Freeride hero Richie Schley is known for promoting top brands, so when you come across a helmet that bears his initials – the “RS“ in iXS Trail RS helmet – you probably should take a closer look.
I’ve been riding the „Schleyer“, as iXS also calls it, for quite a while – more than two years, in fact. It has been one of the three go-to helmets I’m using for most of my riding.
The most important aspect of a helmet is fit. If it doesn’t fit well, it cannot protect you, however sturdy it may be. The iXS Trail RS sports the „Ergo-Fit Ultra“ retention system, “fully flexible and adjustable”. It does exactly what the fancy name implies. The helmet width can be adjusted in 23 steps via the usual, small wheel in the back. The strap system and ratchet close firmly without play. Even though the helmet is very comfortable, on longer rides, it left some marks on my forehead. These have no side-effect whatsoever and vanish quickly.
The iXS Trail RS fits a bit wider than some of the other helmets I’ve tried. I found I can easily wear a winter cap or thin beanie underneath it. Even with a small cap, it still fits snugly.
Its only weakness in the fit department is the visor adjustment, which offers a range of just an inch. With the visor all the way up, there is no space to place a google underneath it to avoid fogging of the goggles when climbing or stopping. You can put them on the back of the helmet for additional freeride style points, or you can free the visor from the little plastic piece which holds it in place.
For a trail helmet, the Schleyer feels sturdy and confidence-inspiring. It seems more solid than the Specialized Ambush. It extends far down on the back of the head and also rests a bit lower on the forehead compared to other helmets. It covers more of your head, which is good. The only downside is that depending on your shape of head, not all goggles will fit perfectly.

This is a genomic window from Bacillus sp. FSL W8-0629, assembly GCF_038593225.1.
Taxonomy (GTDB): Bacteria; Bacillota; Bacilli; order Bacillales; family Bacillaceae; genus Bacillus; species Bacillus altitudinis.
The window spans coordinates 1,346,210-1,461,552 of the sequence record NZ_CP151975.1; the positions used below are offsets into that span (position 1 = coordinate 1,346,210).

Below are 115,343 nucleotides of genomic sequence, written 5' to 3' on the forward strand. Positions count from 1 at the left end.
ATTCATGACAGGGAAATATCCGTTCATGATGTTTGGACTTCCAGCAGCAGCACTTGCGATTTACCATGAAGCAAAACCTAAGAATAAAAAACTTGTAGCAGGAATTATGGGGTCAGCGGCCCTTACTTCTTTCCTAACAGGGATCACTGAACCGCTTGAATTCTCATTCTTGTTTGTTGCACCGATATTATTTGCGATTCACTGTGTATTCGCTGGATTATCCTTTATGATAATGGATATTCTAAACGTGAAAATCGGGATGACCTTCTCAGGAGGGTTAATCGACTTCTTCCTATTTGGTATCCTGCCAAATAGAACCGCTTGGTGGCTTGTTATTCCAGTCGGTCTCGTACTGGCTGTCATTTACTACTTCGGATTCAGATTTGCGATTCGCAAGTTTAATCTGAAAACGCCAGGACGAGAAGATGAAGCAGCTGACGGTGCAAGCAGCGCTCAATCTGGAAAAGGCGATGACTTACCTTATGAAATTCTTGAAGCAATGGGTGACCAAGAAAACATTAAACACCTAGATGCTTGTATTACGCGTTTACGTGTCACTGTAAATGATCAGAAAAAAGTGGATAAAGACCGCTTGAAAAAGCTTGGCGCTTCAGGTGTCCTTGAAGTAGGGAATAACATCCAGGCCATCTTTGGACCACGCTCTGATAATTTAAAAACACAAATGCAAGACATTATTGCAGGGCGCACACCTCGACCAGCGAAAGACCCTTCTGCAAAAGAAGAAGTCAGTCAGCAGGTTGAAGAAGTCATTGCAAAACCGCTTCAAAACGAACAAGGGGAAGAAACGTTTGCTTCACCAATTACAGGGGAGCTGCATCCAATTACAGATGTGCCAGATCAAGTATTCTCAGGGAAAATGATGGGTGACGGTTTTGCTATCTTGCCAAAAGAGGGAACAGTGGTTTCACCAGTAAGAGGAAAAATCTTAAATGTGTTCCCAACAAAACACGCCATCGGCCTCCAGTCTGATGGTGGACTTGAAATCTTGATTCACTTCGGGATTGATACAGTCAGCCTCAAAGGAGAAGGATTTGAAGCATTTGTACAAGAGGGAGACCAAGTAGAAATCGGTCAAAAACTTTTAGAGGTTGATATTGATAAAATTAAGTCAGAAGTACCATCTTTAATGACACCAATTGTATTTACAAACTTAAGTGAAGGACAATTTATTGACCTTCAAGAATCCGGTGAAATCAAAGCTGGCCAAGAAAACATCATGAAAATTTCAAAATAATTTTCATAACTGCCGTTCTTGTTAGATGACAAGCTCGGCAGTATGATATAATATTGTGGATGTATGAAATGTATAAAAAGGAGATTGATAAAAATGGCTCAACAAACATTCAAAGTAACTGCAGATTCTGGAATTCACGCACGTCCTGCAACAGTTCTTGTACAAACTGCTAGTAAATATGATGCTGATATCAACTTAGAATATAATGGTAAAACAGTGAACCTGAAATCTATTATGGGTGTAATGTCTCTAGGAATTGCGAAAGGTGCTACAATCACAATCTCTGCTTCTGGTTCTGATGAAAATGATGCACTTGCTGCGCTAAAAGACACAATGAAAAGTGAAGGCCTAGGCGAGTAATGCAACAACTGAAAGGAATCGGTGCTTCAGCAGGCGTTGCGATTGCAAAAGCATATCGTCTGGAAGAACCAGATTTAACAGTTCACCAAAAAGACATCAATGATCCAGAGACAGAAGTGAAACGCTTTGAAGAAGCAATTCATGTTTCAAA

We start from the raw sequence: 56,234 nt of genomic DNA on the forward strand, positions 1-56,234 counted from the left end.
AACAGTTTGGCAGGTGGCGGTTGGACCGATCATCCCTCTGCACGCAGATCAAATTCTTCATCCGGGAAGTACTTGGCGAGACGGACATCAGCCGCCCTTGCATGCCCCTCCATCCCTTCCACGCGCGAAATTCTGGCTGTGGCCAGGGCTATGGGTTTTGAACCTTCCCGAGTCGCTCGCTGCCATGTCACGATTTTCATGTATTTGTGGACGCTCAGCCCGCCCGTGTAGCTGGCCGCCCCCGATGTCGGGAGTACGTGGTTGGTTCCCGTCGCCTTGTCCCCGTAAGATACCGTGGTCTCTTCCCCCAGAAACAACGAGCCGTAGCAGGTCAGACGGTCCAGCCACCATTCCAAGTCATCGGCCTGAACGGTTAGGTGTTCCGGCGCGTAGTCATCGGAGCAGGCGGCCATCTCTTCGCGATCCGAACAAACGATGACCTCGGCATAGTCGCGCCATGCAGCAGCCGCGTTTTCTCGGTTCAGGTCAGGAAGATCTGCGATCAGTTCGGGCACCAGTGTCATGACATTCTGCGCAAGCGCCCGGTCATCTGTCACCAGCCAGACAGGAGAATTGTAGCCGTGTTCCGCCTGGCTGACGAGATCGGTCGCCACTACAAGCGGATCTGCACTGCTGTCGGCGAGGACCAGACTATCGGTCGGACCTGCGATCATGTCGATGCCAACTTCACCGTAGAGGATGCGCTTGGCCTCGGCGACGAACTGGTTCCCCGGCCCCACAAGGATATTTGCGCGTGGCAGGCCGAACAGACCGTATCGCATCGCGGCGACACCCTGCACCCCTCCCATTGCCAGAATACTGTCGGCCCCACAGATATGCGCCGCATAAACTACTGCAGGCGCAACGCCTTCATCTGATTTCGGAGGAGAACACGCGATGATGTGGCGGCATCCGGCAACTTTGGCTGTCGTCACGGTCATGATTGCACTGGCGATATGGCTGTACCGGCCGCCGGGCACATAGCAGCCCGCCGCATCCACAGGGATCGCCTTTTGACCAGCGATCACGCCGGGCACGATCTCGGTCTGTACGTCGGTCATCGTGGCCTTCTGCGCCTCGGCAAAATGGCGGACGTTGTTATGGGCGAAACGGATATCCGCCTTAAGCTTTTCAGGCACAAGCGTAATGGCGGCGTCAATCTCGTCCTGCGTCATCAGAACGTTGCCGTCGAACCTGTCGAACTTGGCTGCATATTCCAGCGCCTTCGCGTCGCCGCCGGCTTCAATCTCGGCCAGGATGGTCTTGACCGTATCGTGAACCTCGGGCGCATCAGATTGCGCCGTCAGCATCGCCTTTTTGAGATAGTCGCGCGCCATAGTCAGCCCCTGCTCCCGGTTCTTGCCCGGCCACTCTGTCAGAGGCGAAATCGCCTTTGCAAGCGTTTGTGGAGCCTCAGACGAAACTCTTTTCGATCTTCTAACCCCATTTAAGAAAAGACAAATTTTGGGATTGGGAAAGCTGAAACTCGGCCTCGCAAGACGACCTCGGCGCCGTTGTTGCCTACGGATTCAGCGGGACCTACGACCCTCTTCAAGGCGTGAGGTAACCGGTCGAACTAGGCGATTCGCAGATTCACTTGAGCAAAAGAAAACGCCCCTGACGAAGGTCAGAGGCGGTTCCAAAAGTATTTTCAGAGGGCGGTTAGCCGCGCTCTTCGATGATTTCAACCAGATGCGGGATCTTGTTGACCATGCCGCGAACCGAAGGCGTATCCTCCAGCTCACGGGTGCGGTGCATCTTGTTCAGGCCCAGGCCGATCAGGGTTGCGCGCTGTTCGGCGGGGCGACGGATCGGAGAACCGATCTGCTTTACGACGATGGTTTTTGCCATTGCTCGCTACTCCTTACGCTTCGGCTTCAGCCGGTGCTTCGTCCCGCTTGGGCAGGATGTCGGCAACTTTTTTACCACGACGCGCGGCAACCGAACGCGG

In terms of technology, the helmet sports an inmould construction with EPS material. It meets the American CPSC safety standard, as well as the European EN 1078.
Luckily, I avoided multiple opportunities to test the quick release system that is supposed to let the visor fold away in a crash. This also means I can’t judge how well the helmet’s certifications translate into practice. While I’m all in favor of thorough testing, I’m even more in favor of not crashing.
The iXS Trail RS weighs about 320g, which is fairly average for an all mountain helmet – on par with a Troy Lee A1 or a Giro Feature. When worn, the firm fit does a good job to distribute and disguise the weight. I always like to point out that a few grams of weight difference are insignificant, and I’d rather have a solid helmet that protects me when it has to. Then again, there are helmets that feel lighter when worn – Specialized’s Ambush, for instance. Overall, I think the Trail RS has a good weight for its shape and protection level.
Ventilation-wise, this helmet is surprisingly cozy. Despite its 22 vents, it gets rather warm. While it is still perfectly fine for summer riding, compared to the Specialized Ambush, it is noticeably bit less ventilated. This, together with the slightly wider fit, makes it an ideal choice for cooler days.
Tim’s Take: Richie Schley takes care only good stuff bears his name, and the iXS Trail RS is no exception. It is sturdy and confidence-inspiring, with great fit. What it may lack in heat management is made up by the level of protection it offers. If you are looking for a trail helmet for all mountain riding, this would not be a bad choice.
Sizes: SM (54-58cm) (tested), ML (58-62cm)
Certifications: EN1078, CPSC
Weight: +/- 320g (according to manufacturer)
Price: 120 $